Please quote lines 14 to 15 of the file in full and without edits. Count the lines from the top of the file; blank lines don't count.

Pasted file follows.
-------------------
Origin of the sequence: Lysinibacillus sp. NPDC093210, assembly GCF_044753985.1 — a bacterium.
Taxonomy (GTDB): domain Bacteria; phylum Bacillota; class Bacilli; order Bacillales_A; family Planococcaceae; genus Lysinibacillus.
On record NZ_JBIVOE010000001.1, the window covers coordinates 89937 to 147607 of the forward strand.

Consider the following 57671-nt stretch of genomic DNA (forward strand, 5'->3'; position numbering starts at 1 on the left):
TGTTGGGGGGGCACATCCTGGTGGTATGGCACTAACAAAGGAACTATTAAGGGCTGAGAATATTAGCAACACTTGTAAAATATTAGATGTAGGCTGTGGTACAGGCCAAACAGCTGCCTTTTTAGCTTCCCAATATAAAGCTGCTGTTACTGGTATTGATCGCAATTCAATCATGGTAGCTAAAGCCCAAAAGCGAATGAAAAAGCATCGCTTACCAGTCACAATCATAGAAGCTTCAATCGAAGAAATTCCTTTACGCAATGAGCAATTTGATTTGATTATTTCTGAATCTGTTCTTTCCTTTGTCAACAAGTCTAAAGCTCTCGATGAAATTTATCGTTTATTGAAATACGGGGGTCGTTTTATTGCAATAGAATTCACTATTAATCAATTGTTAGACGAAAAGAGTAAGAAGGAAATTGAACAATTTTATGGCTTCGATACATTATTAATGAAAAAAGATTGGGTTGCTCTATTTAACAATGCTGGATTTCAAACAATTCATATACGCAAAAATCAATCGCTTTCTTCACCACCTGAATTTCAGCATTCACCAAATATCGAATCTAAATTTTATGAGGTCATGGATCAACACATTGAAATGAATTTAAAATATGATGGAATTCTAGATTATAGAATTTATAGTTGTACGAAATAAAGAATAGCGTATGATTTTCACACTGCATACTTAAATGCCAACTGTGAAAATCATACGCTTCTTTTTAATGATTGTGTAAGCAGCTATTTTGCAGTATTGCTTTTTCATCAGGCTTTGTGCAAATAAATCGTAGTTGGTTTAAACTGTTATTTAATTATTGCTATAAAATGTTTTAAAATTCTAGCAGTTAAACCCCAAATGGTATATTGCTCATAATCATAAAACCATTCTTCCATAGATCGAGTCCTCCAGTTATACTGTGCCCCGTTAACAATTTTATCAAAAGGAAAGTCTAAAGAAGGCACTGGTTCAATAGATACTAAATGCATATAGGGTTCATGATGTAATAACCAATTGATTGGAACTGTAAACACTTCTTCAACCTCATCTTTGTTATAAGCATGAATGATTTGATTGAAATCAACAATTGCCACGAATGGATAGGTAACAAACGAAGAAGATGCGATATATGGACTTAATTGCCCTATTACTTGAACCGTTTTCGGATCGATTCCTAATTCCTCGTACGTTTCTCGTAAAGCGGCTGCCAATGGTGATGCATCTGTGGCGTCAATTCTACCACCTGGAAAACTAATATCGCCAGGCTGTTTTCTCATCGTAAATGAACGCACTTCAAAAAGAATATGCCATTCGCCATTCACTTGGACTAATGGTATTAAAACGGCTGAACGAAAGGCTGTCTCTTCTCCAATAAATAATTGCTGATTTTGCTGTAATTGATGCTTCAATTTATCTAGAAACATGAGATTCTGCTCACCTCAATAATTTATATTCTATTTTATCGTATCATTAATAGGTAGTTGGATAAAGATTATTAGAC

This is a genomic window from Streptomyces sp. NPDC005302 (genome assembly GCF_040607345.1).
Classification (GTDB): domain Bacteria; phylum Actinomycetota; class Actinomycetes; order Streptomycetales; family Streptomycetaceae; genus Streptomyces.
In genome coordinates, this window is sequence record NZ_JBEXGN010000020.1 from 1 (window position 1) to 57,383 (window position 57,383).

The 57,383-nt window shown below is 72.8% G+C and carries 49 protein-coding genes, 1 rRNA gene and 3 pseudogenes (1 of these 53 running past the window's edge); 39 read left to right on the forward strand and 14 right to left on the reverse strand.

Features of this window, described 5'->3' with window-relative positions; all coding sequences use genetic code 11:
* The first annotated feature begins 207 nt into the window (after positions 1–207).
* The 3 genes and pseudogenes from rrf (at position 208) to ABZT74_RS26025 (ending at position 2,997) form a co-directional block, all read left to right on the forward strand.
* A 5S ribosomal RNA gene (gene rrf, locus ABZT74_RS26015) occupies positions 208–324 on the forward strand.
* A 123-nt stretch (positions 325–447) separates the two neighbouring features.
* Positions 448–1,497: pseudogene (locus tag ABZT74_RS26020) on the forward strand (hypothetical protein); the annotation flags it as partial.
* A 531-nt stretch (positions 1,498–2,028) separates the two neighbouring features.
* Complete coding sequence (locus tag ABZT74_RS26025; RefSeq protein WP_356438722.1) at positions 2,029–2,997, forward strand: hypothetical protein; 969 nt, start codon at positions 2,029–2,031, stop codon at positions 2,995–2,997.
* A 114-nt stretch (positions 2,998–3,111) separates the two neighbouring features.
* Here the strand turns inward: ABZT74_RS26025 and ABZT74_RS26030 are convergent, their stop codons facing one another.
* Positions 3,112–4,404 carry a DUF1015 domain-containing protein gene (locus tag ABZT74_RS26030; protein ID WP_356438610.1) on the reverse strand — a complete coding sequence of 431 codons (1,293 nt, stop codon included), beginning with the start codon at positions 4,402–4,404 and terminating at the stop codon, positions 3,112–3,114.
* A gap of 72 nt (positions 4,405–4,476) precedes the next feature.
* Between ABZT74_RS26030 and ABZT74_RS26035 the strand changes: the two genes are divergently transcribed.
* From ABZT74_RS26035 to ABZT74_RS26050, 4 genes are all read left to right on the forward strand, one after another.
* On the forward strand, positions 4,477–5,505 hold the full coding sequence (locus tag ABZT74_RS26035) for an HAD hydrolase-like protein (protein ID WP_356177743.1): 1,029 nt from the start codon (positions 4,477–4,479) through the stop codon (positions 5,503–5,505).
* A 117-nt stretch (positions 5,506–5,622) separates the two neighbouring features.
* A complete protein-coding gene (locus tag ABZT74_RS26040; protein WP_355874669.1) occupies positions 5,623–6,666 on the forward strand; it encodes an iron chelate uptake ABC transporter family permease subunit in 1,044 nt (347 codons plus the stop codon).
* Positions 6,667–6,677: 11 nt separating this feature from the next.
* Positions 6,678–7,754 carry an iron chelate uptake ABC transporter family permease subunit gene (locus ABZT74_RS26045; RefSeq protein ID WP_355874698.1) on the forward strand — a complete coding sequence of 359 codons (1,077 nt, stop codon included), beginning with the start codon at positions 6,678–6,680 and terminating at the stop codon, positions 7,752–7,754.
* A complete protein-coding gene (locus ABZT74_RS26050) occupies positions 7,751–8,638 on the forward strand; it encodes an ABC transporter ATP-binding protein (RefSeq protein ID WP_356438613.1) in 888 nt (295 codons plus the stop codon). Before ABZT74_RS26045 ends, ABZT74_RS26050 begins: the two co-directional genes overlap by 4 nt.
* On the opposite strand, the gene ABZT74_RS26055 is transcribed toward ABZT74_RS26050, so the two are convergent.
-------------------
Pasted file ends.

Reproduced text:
* A 123-nt stretch (positions 325–447) separates the two neighbouring features.
* Positions 448–1,497: pseudogene (locus tag ABZT74_RS26020) on the forward strand (hypothetical protein); the annotation flags it as partial.